I am not surprised that Ms. Lerner’s emails were found. As an old IT guy who is very familiar with the email system used by the IRS I found it almost impossible to believe that the IRS was so inept with implementing their email backup policies that they could not retrieve her emails. They do not pay IT guys enough to take on that risk without direct orders from upper management. In fact several people familiar with the IRS email systems said it was unlikely the backup tapes were permanently lost because government IT systems almost never destroy or re-use backup tapes. They just buy more. My solution to finding the missing tapes was to arrest the IT guys and see if that improves their memory. Fortunately they did not have to resort to that since Ms. Lerner’s email records were “right where you would expect them to be”. If this report is true, then the question becomes when did the IRS leadership know of the cover-up, what did they do about it, and why did the IRS deliberately impede an ongoing investigation. If the cover-up stretches up to the White House this could be another case like the Watergate scandal where the cover-up is worse than the crime.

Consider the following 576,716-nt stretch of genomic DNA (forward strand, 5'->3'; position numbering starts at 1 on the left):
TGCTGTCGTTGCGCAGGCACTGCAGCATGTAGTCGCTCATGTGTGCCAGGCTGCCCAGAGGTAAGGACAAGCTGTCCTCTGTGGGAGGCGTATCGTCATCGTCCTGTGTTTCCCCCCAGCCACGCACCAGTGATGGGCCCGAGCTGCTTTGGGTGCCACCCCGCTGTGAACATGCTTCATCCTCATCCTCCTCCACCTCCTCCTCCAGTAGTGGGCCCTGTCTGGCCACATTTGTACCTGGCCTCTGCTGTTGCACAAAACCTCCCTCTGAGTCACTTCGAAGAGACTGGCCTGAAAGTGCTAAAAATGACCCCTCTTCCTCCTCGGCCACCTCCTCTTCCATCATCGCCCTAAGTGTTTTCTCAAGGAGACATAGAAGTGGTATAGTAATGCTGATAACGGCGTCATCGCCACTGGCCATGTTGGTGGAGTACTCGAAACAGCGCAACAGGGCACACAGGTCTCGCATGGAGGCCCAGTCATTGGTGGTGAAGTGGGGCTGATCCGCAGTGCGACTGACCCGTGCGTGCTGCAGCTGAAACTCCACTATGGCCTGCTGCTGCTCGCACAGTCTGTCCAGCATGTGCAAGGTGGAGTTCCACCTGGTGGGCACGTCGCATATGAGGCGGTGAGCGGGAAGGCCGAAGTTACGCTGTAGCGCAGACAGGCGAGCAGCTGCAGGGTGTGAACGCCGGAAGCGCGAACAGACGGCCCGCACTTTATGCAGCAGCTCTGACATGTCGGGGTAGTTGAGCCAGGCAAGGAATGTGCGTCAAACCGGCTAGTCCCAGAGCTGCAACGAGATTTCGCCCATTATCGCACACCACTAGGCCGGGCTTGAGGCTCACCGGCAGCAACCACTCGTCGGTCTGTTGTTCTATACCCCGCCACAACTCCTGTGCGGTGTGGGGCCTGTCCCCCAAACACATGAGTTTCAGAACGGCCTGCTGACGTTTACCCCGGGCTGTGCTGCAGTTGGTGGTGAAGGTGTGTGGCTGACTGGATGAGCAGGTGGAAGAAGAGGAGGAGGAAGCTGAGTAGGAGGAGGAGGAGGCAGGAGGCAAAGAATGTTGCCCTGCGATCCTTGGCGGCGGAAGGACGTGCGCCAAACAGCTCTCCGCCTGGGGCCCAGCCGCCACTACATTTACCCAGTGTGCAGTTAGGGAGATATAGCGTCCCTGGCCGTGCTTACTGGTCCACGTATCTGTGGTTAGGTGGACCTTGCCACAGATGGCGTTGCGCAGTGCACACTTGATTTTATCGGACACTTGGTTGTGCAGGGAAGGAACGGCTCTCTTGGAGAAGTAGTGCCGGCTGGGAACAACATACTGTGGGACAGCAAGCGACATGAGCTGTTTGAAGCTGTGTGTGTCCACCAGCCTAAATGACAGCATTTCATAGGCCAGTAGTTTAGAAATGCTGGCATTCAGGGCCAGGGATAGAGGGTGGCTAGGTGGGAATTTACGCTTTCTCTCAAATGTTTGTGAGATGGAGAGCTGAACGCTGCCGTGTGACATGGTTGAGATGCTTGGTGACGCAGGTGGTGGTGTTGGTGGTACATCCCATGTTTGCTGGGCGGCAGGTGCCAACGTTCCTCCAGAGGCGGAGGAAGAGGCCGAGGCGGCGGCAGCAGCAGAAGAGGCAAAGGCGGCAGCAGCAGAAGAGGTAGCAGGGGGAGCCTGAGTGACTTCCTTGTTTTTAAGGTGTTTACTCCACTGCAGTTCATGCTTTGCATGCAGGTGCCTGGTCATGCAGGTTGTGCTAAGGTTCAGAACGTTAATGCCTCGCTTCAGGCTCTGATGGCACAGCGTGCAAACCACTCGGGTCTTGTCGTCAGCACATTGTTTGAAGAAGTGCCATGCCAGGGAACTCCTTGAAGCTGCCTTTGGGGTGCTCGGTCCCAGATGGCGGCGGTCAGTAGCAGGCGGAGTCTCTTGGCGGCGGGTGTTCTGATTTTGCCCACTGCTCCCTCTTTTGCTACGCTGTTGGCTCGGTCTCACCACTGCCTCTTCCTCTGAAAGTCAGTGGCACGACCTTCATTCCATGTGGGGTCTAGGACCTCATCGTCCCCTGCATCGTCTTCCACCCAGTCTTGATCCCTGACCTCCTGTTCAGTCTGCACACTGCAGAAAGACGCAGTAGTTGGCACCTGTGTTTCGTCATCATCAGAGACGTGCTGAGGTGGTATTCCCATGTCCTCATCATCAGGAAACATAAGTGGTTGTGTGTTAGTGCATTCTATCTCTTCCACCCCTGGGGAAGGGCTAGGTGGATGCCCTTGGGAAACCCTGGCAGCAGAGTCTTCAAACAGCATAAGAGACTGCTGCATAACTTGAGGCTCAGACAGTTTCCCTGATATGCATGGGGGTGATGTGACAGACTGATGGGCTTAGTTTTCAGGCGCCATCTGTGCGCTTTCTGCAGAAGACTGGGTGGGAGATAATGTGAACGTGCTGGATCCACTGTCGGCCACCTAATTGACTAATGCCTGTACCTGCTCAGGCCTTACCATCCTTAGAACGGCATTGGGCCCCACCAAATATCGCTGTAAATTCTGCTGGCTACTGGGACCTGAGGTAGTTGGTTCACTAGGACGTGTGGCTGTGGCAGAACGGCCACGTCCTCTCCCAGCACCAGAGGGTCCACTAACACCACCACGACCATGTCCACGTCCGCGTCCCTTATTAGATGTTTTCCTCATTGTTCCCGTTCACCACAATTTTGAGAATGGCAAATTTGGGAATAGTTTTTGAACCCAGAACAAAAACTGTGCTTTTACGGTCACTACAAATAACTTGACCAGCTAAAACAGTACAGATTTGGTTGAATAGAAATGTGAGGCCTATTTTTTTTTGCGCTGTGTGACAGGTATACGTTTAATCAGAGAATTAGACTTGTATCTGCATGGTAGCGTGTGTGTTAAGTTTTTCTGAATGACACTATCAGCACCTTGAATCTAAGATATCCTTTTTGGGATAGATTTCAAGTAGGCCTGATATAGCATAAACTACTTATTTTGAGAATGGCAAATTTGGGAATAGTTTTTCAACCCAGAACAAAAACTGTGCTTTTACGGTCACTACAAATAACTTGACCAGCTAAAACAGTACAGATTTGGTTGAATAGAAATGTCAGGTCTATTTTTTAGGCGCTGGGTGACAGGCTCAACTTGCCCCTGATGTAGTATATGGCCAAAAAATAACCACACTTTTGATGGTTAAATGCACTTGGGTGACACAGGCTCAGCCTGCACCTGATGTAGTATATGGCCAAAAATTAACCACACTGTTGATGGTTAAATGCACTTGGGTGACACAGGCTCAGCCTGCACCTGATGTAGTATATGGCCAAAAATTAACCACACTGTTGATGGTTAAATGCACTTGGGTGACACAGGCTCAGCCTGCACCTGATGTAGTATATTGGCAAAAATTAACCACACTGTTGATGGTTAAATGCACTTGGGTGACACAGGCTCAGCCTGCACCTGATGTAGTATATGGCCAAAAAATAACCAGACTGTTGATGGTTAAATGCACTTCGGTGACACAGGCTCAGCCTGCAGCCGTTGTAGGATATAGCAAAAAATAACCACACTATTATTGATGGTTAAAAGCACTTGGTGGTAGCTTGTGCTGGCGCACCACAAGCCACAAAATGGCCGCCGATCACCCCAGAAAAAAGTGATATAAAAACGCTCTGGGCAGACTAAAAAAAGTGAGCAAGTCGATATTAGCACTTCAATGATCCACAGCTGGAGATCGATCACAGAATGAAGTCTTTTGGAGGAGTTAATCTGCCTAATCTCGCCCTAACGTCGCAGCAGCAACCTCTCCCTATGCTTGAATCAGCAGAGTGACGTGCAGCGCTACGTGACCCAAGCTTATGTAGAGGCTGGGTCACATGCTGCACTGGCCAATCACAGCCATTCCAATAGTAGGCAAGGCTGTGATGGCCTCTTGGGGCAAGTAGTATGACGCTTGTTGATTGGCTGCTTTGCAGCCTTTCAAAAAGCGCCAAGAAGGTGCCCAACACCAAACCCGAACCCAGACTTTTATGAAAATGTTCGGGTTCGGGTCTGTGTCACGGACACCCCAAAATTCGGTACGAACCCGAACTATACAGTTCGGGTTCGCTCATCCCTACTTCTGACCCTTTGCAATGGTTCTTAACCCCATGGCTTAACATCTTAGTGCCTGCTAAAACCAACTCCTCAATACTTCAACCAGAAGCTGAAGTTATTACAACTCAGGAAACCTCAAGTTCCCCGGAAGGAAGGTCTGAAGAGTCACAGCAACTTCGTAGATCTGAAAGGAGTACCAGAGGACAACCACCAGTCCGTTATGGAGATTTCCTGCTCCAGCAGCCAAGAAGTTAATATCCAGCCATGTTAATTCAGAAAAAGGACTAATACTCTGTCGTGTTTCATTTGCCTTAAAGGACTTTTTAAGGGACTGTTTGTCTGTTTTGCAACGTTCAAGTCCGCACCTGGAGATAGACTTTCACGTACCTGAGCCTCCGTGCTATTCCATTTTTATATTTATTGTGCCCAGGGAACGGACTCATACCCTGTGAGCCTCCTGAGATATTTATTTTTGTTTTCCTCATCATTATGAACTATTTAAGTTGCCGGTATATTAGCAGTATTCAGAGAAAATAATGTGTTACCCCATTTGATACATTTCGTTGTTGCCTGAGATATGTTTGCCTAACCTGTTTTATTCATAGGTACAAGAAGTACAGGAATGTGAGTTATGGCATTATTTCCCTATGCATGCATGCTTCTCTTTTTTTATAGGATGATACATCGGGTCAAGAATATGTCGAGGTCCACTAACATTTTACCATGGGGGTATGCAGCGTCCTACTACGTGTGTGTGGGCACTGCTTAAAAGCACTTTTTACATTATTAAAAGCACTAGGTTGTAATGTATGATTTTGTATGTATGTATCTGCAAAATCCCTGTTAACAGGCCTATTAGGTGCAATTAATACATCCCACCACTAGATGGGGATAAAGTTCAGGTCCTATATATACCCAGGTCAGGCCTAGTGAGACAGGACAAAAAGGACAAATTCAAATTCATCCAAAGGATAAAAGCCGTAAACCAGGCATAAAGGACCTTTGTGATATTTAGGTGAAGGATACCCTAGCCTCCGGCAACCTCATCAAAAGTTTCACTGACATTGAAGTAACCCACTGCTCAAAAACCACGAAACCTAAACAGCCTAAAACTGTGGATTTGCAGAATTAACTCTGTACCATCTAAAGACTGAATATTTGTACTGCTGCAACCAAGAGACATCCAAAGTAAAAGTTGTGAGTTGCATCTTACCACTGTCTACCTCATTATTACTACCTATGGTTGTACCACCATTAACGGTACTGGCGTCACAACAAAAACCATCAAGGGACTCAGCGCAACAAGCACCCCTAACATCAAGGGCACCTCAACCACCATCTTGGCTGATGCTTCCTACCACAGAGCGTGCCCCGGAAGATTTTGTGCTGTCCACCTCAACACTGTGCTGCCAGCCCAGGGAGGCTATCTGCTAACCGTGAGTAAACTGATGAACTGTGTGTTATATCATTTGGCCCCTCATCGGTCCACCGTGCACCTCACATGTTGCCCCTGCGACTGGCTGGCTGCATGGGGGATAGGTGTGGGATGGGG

In fact, Camus stated, Lerner’s e-mail records were “right where you would expect them to be.” A year ago, the IRS claimed after two months of looking that the e-mail records were irretrievably lost; it took TIGTA just two weeks to find them in the usual backup records. The rather obvious conclusion is that the IRS didn’t want to find those records, and hoped that announcing them as destroyed would end the probe into Lerner’s records. If that’s the case, then it raises the question about just how much IRS leadership knows about Lerner’s communications, and how much they might be involved in them (worth noting: Koskinen came in afterward).